Expectations: An institutional, multi-author blog does not serve the same function as a personal blog. I do not think that people will follow us in the same way as they would a good personal blog. Hopefully, what we have to offer is different but very interesting and worth returning to. However, I do not think we can ever “compete” with personal blogs in that respect. People will not reload every 30 minutes to get a sense of what is going on in the lab. Or maybe they will?
Guest bloggers: This is one of the most interesting aspects of the HUMlab blog. We will have guest bloggers contribute to the blog – interesting people (some of which have visited the lab) who will guest blog for two weeks. It will be very interesting to see how this works out. Not least the guest bloggers’ interaction with the lab and the other blog voices. We have not tried to get the guest bloggers to blog about a certain topic or anything. The HUMlab is rather sprawling and we will use the blog to give these people an arena for expressing themselves. Of course my hope is that the guests will influence the other contributors and vice versa and that the discourse will be interesting to the rest of the world. Pioneering and provoking (how much provoking is ok?) thoughts and connections appearing first on the HUMlab Blog.
The blog’s place: It is very important that the blog relates to other HUMlab meeting places. The physical lab itself of course but also the virtual platforms we work with. For instance, our Traveler world is an important part of our online presence. Somehow we need to make these part of the blog or rather make sure that people find them. I am also toying with the idea of using the Brain (in a web version) to represent connections, threads and worlds.
Hopefully the HUMlab Blog will be this vibrant and exciting extension of the HUMlab. Or maybe HUMlab will become an extension of the blog? I think we will have to wait to find out. Many bloggers tend to be rather romantic about the medium and I think it makes sense to be open to the possibilities as well as to be realistic. If things do not work out the way I have outlined them above we might end up with a blog that simply reports about upcoming events in the lab. While that might not be a bad thing it is not the only thing we are hoping for. The potential is great and I have a very good feeling about the whole enterprise. It will be most interesting to see how the blog develops. Myself I intend to everything I can to make all the “romantic” dreams come true!
Every semester HUMlab organizes about 15 short courses (3 hours each) on a wide range of topics: GIS, virtual worlds, blogs, the inside of a computer, PHP etc. The idea is to mix theory/talking and practice/doing. Most of the courses are held in Swedish but there are a few every semester in English.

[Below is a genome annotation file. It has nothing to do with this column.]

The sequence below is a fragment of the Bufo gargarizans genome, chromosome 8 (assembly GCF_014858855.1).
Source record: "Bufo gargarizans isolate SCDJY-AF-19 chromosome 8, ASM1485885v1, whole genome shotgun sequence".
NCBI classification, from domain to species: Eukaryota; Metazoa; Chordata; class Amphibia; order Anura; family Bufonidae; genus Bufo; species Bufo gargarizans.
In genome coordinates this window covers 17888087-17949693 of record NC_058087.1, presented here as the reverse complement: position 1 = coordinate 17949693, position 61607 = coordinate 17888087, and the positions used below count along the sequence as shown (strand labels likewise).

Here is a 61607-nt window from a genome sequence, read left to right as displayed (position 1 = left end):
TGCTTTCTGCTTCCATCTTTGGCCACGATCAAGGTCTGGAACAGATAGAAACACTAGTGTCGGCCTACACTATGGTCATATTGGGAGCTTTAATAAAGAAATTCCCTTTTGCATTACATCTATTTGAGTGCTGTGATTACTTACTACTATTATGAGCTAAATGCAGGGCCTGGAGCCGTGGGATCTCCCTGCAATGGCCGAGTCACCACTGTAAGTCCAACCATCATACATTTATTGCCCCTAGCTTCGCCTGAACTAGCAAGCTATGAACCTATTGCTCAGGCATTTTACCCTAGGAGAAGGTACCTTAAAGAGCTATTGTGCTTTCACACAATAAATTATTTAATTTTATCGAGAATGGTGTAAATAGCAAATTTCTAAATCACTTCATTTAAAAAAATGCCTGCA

The first English-language short course this semester is Art and Technology II. See description below. March 10, 2005, 1:00 pm-4 pm. You may register for this course through our website or through writing an email to email@example.com.
Art and technology have been partners since the earliest experiments with natural pigments took place in caves. In the last thirty years the interplay between the production of art and the technology used in that production has blossomed. In keeping with the possibilities and themes of HUMlab we shall be looking at mainly digital examples of the interaction between art and technology. We will begin with some of the most innovative examples of interaction between art and technology in recent times. Artists and theorists such as Stelarc (The Body), Brody Condon (Gaming), Marc Pauline (Robots), Sandy Stone (Performance Art), Roy Ascott (Cyberart), Joep van Lieshout (Art as Reality), Christa Sommerer (Art as Biology), Andrea Wollensak (Art as GIS), Mark Meadows (Art as Narrative) and others will be discussed and some of their works negotiated.
We will then look at some of the possibilities for art production in the environment of HUMlab where a range of technologies are available for creative projects. These include virtual modeling programs, 3D world programs, GIS programs, still and moving imaging programs, sound production programs, and hypertext document production programs. Finally course participants will form into groups and undertake a story-board, pre-production session where an artwork is sketched out around a theme encountered during the course. This is then presented by each group as a work in progress.
Yesterday Sharon Traweek from UCLA visited HUMlab. She had been invited to Umeå by the National Graduate School of Gender Studies. I learnt a lot from her just talking to her for an hour or so. When I read “Iconic Devices: Toward An Ethnography of Physics Images” (one of her papers) I realized that we share a strong interest in physical environments and their social and cultural meanings. Traweek has done research on Japanese “big science” among other things. We talked about structures changing, center-periphery, overlapping networks and more.